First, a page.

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Self-reported vision impairment and incident prefrailty and frailty in English community-dwelling older adults: findings from a 4-year follow-up study

Lookup NU author(s): Professor Sheena Ramsay



This work is licensed under a Creative Commons Attribution 4.0 International License (CC BY 4.0).


© The Author(s) 2017. Background Little is known about vision impairment and frailty in older age. We investigated the relationship of poor vision and incident prefrailty and frailty. Methods Cross-sectional and longitudinal analyses with 4-year follow-up of 2836 English communitydwellers aged ≥60 years. Vision impairment was defined as poor self-reported vision. A score of 0 out of the 5 Fried phenotype components was defined as non-frail, 1-2 prefrail and ≥3 as frail. Participants non-frail at baseline were followed-up for incident prefrailty and frailty. Participants prefrail at baseline were followed-up for incident frailty. Results 49% of participants (n=1396) were non-frail, 42% (n=1178) prefrail and 9% (n=262) frail. At followup, there were 367 new cases of prefrailty and frailty among those non-frail at baseline, and 133 new cases of frailty among those prefrail at baseline. In crosssectional analysis, vision impairment was associated with frailty (age-adjustedandsex-adjusted OR 2.53, 95% CI 1.95 to 3.30). The association remained after further adjustment for wealth, education, cardiovascular disease, diabetes, falls, cognition and depression. In longitudinal analysis, compared with non-frail participants with no vision impairment, non-frail participants with vision impairment had twofold increased risks of prefrailty or frailty at follow-up (OR 2.07, 95% CI 1.32 to 3.24). The association remained after further adjustment. Prefrail participants with vision impairment did not have greater risks of becoming frail at follow-up. Conclusion Non-frail older adults who experience poor vision have increased risks of becoming prefrail and frail over 4 years. This is of public health importance as both vision impairment and frailty affect a large number of older adults.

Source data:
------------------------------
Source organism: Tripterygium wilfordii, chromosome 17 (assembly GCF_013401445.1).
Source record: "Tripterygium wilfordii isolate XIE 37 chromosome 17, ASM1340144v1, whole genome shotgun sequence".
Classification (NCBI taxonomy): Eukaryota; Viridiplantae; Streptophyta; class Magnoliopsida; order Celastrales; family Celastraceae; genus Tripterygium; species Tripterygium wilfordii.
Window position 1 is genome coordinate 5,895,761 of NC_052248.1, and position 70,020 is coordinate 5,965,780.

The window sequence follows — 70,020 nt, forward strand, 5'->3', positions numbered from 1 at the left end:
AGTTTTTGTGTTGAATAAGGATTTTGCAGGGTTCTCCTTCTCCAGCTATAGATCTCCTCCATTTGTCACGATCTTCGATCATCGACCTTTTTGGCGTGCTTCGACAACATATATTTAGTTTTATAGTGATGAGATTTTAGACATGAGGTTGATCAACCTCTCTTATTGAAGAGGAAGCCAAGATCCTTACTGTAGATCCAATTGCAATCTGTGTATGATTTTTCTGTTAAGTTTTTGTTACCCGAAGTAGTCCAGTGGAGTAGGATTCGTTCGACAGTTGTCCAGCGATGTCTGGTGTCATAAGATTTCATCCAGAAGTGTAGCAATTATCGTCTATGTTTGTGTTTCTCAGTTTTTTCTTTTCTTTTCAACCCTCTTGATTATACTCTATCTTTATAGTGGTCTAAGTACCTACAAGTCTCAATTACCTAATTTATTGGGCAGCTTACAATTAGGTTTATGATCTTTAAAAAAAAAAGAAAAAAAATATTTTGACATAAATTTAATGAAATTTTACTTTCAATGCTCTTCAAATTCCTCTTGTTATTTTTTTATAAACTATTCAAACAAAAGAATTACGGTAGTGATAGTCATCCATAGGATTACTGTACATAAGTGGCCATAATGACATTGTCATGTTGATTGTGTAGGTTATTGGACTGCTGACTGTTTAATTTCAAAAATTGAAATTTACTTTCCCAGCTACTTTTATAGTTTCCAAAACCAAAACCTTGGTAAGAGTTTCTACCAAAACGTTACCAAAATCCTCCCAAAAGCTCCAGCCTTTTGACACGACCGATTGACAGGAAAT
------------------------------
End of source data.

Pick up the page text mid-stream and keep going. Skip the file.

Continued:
Publication metadata

Author(s): Liljas AEM, Carvalho LA, Papachristou E, De Oliveira C, Wannamethee SG, Ramsay SE, Walters KR

Publication type: Article

Publication status: Published

Journal: Journal of Epidemiology and Community Health

Year: 2017

Volume: 71

Issue: 11

Pages: 1053-1058

Online publication date: 16/10/2017

Acceptance date: 06/07/2017

Date deposited: 21/05/2018

ISSN (print): 0143-005X

ISSN (electronic): 1470-2738

Publisher: BMJ Publishing Group


DOI: 10.1136/jech-2017-209207


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